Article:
44. Penn, D. J., & Smith, K. R. (2007). Differential fitness costs of reproduction between the sexes. Proceedings of the National Academy of Sciences of the United States of America, 104, 553–558.CrossRefGoogle Scholar
  45. Pettay, J. E., Rotkirch, A., Courtiol, A., Jokela, M., & Lummaa, V. (2014). Effects of remarriage after widowhood on long-term fitness in a monogamous historical human population. Behavioral Ecology and Sociobiology, 68, 135–143.CrossRefGoogle Scholar
  46. R Core Team. (2012). R: A language and environment for statistical computing. Vienna: R Foundation for Statistical Computing. ISBN 3-900051-07-0, URL http://www.R-project.org/.
  47. Richerson, P. J., & Boyd, R. (2005). Not by genes alone: How culture transformed human evolution. Chicago: The University of Chicago Press.Google Scholar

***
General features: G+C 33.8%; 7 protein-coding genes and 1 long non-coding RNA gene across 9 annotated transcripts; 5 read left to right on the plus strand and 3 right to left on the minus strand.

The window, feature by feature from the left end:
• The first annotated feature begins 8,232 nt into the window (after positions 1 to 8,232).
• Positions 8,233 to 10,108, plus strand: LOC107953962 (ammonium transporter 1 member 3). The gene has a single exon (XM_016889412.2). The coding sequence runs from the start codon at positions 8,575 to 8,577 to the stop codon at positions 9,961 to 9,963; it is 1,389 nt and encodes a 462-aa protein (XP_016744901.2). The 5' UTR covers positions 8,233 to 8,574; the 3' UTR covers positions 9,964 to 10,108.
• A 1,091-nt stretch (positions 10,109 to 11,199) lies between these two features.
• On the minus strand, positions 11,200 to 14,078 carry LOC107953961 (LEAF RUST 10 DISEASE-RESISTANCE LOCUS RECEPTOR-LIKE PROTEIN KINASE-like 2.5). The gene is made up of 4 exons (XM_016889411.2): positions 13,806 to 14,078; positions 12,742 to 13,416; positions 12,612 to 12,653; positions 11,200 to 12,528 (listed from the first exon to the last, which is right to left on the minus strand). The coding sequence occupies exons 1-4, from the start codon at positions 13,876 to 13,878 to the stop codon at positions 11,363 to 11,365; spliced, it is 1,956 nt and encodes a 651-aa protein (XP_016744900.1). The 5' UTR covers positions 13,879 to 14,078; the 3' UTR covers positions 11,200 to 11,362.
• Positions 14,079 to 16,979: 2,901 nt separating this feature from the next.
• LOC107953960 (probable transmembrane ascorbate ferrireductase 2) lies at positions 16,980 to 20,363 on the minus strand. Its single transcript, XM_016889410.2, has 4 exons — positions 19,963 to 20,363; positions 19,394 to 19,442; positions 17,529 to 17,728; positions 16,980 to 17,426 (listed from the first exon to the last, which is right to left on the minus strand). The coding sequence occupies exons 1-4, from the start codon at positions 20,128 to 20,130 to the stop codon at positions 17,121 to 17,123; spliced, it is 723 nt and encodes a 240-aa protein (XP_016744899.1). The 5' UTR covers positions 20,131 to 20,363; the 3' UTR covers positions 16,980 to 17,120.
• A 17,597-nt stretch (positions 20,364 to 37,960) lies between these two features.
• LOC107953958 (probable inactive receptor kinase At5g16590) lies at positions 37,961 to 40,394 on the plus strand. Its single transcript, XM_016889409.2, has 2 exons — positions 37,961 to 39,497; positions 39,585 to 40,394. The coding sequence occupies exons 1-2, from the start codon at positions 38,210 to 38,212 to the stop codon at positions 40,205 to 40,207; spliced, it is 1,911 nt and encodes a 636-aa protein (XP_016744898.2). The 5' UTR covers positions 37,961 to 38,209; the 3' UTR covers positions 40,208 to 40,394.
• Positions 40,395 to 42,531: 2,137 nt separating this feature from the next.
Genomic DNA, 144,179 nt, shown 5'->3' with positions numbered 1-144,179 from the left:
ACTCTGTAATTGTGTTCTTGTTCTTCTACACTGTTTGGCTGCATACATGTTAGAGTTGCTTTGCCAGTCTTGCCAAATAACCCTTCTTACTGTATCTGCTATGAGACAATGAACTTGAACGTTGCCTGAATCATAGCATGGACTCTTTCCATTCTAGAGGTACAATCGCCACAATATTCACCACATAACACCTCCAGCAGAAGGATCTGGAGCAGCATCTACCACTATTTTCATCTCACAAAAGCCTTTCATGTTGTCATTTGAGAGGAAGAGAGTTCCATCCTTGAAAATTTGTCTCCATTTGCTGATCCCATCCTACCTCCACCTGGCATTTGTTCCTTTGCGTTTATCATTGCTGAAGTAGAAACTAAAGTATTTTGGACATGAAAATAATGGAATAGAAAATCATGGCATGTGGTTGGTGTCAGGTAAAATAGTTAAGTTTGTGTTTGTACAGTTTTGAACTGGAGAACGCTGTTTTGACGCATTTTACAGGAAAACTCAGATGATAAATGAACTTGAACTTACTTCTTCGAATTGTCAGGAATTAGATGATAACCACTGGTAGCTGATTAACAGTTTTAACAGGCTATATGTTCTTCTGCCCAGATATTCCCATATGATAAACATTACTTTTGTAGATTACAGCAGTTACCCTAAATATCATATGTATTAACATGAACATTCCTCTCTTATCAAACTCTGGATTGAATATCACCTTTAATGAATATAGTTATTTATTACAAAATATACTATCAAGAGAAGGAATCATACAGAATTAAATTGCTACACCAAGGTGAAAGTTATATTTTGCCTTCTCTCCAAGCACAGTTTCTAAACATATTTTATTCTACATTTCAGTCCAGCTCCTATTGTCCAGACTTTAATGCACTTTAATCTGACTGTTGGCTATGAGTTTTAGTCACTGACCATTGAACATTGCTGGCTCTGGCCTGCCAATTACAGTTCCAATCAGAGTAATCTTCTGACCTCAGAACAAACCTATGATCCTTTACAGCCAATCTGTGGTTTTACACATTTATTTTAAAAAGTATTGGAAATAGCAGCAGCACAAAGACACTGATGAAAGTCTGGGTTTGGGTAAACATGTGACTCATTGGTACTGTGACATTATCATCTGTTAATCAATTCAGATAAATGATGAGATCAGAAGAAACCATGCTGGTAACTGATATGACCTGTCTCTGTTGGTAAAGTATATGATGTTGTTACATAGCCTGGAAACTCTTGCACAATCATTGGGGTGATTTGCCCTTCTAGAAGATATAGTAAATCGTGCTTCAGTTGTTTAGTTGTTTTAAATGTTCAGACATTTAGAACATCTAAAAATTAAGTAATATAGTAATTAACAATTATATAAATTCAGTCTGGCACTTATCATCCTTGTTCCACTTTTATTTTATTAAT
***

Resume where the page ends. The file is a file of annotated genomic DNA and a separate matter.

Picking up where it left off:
48. Sear, R. (2015). Evolutionary contributions to the study of human fertility. Population Studies, 69, S39–S55.CrossRefGoogle Scholar
  49. Shackelford, T. K., & Goetz, A. T. (2012). The Oxford handbook of sexual conflict in humans. New York: Oxford University Press.CrossRefGoogle Scholar
  50. Shenk, M. K. (2009). Testing three evolutionary models of the demographic transition: patterns of fertility and age at marriage in urban south India. American Journal of Human Biology, 21, 505–511.CrossRefGoogle Scholar
  51. Shenk, M. K., Towner, M. C., Kress, H. C., & Alam, N. (2013). A model comparison approach shows stronger support for economic models of fertility decline. Proceedings of the National Academy of Sciences, 110, 8045–8050.CrossRefGoogle Scholar
  52. Skjærvø, G. R., & Røskaft, E. (2015). Wealth and the opportunity for sexual selection in men and women. Behavioral Ecology, 26, 444–451.Google Scholar